Between the mid-1990s and the present, a poetics of digitization emerged around Emily Dickinson’s manuscripts, performed primarily by the members of the Emily Dickinson Editorial Collective. Translating Dickinson’s work across archival sources, scanned images, typographic transcripts, and coding languages has offered Dickinson’s editors an escape from the determinism that accompanied the age of print and an opportunity to highlight the continuum along which the poet composed her body of work. Through multimodal, interactive exhibits, electronic editors of the Dickinson corpus often seek to demonstrate that no one medium is sufficient to represent the range of meaning implied ...


The Self Is A Moving Target: The Neuroscience Of Siri Hustvedt's Artists, Jason Tougaw Jan 2016

The Self Is A Moving Target: The Neuroscience Of Siri Hustvedt's Artists, Jason Tougaw

Publications and Research

No abstract provided.


Science Fiction, Jason W. Ellis, Lisa Yaszek Jan 2016

Science Fiction, Jason W. Ellis, Lisa Yaszek

Publications and Research

Literary and cultural critics call science fiction the premiere story form of modernity because it relates the adventures of educated men and women who use science and technology to reshape the material world and build new, hopefully better societies. As such, it is no surprise that many authors working in this popular genre explore how educated men and women might use science and technology to reshape the physical body and build new, hopefully better versions of humanity itself. Yet, lingering even in the most optimistic imaginings of a posthuman future is the doubt that these transformations will be evenly distributed ...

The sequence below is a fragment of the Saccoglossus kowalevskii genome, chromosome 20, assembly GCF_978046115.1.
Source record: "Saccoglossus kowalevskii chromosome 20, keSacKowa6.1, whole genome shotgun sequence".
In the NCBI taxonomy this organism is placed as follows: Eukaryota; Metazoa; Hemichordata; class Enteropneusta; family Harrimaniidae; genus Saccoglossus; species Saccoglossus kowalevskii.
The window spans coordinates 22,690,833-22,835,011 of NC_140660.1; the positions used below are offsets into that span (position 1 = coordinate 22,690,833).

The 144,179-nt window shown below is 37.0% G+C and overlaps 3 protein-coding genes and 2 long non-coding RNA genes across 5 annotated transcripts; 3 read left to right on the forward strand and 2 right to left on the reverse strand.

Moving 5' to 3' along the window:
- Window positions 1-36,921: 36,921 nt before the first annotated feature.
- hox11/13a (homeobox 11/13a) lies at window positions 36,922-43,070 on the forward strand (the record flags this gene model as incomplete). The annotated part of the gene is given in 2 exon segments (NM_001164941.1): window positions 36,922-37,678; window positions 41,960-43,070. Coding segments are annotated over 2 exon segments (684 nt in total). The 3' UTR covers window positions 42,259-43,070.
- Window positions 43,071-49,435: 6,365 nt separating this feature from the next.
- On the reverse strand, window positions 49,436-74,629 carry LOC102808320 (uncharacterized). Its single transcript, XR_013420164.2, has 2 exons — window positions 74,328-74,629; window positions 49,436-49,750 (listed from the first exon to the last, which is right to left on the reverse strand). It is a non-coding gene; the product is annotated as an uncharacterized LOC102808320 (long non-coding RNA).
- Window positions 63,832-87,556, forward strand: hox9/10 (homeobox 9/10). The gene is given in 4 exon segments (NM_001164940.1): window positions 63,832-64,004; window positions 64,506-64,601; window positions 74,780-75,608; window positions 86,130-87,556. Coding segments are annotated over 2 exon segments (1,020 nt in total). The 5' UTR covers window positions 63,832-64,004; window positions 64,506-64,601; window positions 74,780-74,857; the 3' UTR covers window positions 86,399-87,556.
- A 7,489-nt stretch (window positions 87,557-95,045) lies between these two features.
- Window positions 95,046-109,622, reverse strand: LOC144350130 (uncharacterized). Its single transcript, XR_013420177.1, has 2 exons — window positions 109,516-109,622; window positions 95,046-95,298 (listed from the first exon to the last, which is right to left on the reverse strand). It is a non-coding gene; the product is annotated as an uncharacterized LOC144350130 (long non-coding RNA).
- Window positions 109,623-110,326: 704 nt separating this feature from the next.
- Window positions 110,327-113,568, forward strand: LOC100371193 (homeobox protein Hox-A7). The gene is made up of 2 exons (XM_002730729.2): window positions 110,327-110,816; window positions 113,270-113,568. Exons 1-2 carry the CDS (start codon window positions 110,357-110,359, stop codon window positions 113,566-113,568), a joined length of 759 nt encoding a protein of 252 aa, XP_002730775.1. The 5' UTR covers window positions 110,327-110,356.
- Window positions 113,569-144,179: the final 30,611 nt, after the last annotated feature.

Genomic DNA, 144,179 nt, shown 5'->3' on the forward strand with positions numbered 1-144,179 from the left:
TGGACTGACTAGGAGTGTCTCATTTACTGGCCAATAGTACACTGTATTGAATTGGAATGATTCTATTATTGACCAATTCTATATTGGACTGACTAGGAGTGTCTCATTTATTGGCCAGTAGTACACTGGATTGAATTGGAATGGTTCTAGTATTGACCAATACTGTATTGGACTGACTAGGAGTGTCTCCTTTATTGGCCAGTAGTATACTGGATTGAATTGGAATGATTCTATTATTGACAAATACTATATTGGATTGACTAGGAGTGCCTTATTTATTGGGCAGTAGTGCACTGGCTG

On The Threshold: Breadwinning, Capitalism And The Absent/Present Father In The Works Of Three Late 20th-Century U.S. Novelists, Nancy J. Hoch Sep 2015

On The Threshold: Breadwinning, Capitalism And The Absent/Present Father In The Works Of Three Late 20th-Century U.S. Novelists, Nancy J. Hoch

All Dissertations, Theses, and Capstone Projects

As society industrialized in the nineteenth century and jobs moved outside the home, a figure which I call the absent/present father began to make his appearance in American literature. This figure, hovering physically or emotionally on the threshold of family life, never completely present but never completely absent either, has filled the pages of fiction from that time until recently when, as the U.S. becomes postindustrial, depictions of the absent/present father decline.

Bringing a socio-economic as opposed to the usual psychological perspective to my close readings of the fictional family, I explore the cultural work the absent ...


The Heterotopia Of Flight: Resisting The Domestic, Sarah Elizabeth Davis Sep 2015

The Heterotopia Of Flight: Resisting The Domestic, Sarah Elizabeth Davis

All Dissertations, Theses, and Capstone Projects

The familiar image of a woman fleeing danger is a well-worn convention of heroine-centered fiction, a plot device inevitably resolved when the heroine returns safely to her home and family. This dissertation proposes a new reading of that narrative by asserting that rather than serving as a space of protection, the home poses the greatest threat to an individual's autonomy. If we understand the domestic as a space in which bodies are ordered and, more specifically, gendered, classed, and raced, the trope of flight from the domestic can be read as an act of resistance to subjugation. This act ...


Theater Matters: Female Theatricality In Hawthorne, Alcott, Brontë, And James, Keiko Miyajima Sep 2015

Theater Matters: Female Theatricality In Hawthorne, Alcott, Brontë, And James, Keiko Miyajima

All Dissertations, Theses, and Capstone Projects